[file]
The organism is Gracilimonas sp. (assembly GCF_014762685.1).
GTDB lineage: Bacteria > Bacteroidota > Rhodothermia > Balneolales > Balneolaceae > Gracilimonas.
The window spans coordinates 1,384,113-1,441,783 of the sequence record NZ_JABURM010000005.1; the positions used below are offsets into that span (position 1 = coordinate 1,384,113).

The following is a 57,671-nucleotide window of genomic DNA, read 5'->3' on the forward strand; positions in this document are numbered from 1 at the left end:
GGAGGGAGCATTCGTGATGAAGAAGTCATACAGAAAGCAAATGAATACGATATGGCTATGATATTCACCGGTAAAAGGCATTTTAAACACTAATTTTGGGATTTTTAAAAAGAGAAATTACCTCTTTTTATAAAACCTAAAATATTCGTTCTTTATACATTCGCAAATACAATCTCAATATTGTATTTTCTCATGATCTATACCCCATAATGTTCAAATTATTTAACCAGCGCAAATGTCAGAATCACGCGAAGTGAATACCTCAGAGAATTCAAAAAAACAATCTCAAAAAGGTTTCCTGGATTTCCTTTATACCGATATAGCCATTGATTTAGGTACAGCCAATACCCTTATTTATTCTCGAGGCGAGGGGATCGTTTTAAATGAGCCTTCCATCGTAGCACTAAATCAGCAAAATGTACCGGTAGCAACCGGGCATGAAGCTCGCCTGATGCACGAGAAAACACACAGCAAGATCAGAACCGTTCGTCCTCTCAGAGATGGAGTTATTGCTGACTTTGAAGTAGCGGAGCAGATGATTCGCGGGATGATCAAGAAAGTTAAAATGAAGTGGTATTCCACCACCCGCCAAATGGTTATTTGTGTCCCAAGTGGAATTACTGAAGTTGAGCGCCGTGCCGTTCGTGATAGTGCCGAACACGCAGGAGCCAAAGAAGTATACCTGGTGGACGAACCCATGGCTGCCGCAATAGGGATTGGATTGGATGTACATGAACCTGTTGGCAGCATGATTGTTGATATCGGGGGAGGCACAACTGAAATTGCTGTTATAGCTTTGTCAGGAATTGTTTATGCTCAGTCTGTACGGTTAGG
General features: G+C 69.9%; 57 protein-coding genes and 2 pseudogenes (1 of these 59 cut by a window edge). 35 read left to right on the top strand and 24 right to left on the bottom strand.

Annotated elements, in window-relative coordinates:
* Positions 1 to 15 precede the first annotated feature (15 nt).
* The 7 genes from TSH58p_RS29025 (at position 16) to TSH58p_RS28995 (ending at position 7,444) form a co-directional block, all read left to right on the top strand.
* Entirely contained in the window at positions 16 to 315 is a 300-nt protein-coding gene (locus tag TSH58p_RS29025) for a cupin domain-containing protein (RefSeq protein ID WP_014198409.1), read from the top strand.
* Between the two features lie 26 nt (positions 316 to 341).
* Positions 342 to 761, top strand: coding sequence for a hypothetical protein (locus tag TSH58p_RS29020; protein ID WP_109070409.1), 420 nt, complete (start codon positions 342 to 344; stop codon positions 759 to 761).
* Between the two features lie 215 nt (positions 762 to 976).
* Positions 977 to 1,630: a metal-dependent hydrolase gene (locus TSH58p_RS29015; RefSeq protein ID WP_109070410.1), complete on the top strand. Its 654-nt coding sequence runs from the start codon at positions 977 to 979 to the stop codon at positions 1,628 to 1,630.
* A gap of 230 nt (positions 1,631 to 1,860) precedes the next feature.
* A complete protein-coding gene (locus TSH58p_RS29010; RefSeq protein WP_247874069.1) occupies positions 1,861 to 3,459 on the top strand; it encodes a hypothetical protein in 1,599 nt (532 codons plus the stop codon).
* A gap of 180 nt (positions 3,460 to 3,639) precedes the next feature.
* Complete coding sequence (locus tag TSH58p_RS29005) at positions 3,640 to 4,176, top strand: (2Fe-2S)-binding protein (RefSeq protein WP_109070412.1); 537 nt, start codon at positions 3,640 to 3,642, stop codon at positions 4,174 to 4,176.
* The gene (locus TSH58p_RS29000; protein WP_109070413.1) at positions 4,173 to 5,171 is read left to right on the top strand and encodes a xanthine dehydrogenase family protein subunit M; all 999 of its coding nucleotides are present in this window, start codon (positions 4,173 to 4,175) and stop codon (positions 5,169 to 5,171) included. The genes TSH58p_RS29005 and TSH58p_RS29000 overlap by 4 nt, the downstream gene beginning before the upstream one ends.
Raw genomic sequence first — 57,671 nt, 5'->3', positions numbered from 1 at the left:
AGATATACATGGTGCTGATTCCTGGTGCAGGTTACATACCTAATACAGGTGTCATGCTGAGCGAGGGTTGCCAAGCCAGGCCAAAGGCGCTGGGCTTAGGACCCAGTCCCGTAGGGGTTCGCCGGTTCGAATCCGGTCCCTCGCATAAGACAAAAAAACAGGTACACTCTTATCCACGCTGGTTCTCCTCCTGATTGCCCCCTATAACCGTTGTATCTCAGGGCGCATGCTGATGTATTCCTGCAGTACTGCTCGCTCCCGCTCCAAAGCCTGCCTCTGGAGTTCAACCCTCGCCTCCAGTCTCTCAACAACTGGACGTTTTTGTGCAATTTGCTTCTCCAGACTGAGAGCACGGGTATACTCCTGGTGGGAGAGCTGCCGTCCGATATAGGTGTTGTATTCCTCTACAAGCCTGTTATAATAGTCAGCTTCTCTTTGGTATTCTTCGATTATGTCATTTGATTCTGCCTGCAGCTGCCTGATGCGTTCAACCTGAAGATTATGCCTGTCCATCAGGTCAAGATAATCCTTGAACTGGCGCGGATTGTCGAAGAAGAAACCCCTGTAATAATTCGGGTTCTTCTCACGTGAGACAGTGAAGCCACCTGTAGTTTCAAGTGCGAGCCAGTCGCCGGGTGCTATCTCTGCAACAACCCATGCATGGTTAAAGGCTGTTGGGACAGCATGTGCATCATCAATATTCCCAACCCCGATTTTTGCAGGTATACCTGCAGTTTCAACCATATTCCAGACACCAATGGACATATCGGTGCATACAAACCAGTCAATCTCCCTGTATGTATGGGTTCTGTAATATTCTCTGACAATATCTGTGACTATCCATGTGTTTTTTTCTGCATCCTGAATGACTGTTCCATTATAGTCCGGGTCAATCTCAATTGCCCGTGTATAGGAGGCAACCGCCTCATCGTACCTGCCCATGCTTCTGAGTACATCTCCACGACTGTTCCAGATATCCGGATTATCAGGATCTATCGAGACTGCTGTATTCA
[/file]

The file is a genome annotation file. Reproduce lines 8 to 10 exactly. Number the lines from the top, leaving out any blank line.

* Positions 1 to 15 precede the first annotated feature (15 nt).
* The 7 genes from TSH58p_RS29025 (at position 16) to TSH58p_RS28995 (ending at position 7,444) form a co-directional block, all read left to right on the top strand.
* Entirely contained in the window at positions 16 to 315 is a 300-nt protein-coding gene (locus tag TSH58p_RS29025) for a cupin domain-containing protein (RefSeq protein ID WP_014198409.1), read from the top strand.